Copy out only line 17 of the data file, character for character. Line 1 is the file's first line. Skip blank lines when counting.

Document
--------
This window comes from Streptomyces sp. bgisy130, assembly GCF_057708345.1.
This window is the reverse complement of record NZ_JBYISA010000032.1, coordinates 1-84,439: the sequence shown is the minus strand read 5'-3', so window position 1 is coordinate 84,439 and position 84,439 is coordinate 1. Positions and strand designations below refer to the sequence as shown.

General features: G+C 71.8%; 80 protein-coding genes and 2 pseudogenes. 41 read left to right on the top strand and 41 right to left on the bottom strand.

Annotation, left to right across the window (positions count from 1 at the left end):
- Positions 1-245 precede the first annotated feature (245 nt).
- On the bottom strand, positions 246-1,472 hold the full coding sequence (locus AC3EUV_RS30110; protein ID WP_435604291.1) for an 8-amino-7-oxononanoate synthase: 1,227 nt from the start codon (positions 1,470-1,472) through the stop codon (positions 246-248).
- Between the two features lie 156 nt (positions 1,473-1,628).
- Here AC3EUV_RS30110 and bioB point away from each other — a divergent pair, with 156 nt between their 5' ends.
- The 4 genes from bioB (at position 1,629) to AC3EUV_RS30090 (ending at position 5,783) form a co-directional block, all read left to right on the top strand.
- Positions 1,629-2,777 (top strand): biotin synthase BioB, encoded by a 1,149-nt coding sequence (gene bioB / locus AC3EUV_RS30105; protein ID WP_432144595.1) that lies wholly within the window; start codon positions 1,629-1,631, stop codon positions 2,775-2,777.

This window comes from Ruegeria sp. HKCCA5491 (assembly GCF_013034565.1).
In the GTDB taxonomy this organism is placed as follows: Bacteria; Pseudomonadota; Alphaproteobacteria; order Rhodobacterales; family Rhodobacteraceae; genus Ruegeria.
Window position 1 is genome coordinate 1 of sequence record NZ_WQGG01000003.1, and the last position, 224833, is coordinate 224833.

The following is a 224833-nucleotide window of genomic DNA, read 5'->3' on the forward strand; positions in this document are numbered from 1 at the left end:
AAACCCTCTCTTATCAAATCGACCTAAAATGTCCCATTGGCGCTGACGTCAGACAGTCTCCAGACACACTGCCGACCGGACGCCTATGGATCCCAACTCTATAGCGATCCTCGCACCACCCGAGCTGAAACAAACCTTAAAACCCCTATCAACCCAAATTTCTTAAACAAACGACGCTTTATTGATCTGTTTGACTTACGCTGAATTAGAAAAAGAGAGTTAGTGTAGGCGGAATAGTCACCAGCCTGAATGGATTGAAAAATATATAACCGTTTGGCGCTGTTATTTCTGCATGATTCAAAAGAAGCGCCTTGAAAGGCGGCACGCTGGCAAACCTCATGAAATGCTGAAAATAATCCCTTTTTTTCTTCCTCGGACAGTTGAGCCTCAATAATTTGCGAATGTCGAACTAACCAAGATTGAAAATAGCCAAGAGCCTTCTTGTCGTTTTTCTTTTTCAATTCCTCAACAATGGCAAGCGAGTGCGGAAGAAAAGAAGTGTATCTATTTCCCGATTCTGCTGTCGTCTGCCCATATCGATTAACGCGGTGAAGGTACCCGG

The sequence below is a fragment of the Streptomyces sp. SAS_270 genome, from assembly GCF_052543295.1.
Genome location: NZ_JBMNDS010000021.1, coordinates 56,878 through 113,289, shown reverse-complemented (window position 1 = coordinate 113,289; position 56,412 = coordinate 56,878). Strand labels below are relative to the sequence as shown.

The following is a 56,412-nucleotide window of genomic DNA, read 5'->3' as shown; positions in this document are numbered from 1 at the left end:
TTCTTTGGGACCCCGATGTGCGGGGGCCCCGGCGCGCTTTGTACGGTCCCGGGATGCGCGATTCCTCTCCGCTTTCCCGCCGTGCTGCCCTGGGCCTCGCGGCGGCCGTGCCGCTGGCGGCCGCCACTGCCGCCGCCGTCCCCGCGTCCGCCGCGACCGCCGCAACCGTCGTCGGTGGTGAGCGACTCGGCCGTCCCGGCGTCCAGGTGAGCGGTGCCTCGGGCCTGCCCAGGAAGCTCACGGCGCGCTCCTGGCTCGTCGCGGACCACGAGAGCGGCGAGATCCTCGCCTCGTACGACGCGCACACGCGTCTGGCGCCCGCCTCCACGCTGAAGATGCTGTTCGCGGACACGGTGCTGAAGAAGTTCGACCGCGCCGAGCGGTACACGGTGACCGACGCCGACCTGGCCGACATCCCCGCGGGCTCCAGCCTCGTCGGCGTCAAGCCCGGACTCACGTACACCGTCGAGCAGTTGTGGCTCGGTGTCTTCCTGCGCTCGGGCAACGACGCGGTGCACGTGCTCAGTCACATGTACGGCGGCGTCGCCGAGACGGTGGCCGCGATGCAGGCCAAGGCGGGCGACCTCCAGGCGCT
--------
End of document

Genome location: NZ_JBMNDS010000021.1, coordinates 56,878 through 113,289, shown reverse-complemented (window position 1 = coordinate 113,289; position 56,412 = coordinate 56,878). Strand labels below are relative to the sequence as shown.